Water vs. Sports Drinks: What You Need To Know

By Peter Liu
[Health & Your Life]
Having trouble deciding what is best to drink during and after a workout? Peter Liu helps make your decision easier.

Do you prefer drinking water or a sports drink of significantly more repute when you exercise? The debate of the effectiveness of sports drinks over water has raged for many decades. Both water and sports drinks each have many supporters, and in terms of mutual effectiveness, both drinks are supported with equal fervor.

However, the question still remains: Which drink reigns supreme? Does water win out over the sports drink franchise? Or do the sports drinks rule over the kingdom of hydrating liquids?

Why We Sweat

To fully understand the squabble of water versus sports drinks, it is necessary to understand why we sweat. Sweating is the body’s method of cooling down, which is triggered by heavy activity and heat. There are two types of sweat glands embedded in the skin: eccrine glands, and apocrine glands. Eccrine glands are more numerous around the body, while apocrine glands are limited to the armpits and the external genital areas.

Working muscles produce sweat because chemical energy that is used in muscle contraction is not effectively converted into mechanical energy; the excess energy becomes excess heat. The water present in muscles begins flowing to the surface, triggered by a signal from the hypothalamus to get rid of the excess heat. Blood vessels in the skin begin to dilate, increasing blood flow to the skin. The skin’s large surface area allows for quicker evaporation, causing fluid levels to decrease.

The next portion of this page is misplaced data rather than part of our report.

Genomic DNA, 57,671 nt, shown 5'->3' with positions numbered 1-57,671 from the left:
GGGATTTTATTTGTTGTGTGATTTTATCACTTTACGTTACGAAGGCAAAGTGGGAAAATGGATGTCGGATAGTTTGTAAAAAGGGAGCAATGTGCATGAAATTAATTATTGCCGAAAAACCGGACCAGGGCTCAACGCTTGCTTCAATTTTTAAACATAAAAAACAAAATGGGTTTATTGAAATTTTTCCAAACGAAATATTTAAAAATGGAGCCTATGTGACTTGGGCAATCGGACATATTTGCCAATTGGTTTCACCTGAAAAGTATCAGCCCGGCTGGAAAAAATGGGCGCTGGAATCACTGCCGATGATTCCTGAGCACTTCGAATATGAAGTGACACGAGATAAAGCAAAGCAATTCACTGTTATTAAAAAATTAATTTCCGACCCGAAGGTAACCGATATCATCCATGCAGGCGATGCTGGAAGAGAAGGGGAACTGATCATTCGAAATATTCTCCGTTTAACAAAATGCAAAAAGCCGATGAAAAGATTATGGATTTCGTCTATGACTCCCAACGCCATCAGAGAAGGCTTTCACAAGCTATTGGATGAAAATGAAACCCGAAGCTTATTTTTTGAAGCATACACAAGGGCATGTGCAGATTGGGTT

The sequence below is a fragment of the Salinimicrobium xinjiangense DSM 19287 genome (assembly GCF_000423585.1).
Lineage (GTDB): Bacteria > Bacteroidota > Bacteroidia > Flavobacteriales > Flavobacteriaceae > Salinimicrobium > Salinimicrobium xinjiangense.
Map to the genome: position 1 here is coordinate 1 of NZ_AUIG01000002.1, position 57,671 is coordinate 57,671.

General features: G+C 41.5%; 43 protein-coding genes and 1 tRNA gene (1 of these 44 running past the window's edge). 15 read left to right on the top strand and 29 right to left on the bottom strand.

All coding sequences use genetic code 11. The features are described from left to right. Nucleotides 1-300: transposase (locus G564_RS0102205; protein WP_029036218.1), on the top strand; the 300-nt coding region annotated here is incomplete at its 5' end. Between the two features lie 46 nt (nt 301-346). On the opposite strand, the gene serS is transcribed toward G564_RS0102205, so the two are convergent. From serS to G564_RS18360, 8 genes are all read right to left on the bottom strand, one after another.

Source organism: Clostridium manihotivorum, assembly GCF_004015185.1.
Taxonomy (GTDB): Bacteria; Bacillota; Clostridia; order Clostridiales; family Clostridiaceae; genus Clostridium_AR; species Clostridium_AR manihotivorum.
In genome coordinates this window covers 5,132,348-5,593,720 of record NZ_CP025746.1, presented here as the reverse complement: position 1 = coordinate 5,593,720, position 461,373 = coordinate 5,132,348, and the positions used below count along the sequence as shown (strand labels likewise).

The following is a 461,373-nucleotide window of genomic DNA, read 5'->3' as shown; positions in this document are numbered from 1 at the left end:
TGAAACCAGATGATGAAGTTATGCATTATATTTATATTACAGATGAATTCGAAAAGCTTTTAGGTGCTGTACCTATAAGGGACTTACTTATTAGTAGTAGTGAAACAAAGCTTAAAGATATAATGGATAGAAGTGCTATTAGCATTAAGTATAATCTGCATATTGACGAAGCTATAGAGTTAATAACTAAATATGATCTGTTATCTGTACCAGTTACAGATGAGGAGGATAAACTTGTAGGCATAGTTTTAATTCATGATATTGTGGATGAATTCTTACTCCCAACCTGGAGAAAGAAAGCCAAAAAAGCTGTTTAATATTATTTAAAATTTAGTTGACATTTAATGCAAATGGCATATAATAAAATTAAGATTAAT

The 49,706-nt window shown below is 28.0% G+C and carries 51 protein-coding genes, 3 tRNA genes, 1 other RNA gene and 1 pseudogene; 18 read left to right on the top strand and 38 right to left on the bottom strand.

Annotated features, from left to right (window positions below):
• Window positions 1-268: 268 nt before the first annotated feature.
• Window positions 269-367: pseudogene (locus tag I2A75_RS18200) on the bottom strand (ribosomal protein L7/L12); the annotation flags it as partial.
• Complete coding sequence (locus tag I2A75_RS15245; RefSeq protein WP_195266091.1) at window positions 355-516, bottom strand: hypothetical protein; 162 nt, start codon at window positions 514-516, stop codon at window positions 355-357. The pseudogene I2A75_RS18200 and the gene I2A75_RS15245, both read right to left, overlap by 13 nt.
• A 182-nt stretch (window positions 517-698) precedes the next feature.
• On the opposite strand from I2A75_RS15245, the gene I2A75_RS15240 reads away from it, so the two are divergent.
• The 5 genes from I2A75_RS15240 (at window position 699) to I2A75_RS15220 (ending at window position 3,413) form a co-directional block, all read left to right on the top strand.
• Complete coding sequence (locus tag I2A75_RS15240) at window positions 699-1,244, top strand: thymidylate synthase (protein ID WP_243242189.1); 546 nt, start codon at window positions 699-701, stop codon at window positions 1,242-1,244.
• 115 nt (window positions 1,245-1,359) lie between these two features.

Higher sweat production occurs during exercise; as sweat rises to the skin, large amounts of water, sodium, chloride, and potassium are brought to the surface. The loss of these electrolytes decreases athletic effectiveness, since the loss of sodium, chloride, and water dehydrates the body.

The most important thing to know is that the amount of sweat produced is equally proportional to the amount of energy used up. It is when the body loses fluids that the debate between water and sports drinks comes to the fore.


The sports drink leaders consist of Gatorade and Powerade; and both drinks essentially have the same ingredients.

Gatorade contains:

  • calories
  • sodium
  • potassium
  • carbohydrates
  • sugars

Powerade contains:

  • carbohydrates
  • water
  • b-vitamins
  • electrolytes (sodium and potassium)
  • flavouring (sugars)
  • calories

The original formulas of both Gatorade and Powerade are the same drink, though with different flavours. Other Gatorade and Powerade variations either contain fewer carbohydrates, more vitamins, more electrolytes, or caffeine. Both drinks boast that their drink helps the body to work harder and more effectively as you exercise, replacing electrolytes as you lose them and enabling your body to drink more liquid. Drinking more liquid quickens rehydration. Gatorade openly claims itself to be better than water.

The truth is that these sports drinks are at their most effective if you’re planning to take part in an extreme exercise event for long periods of time, like a triathlon.

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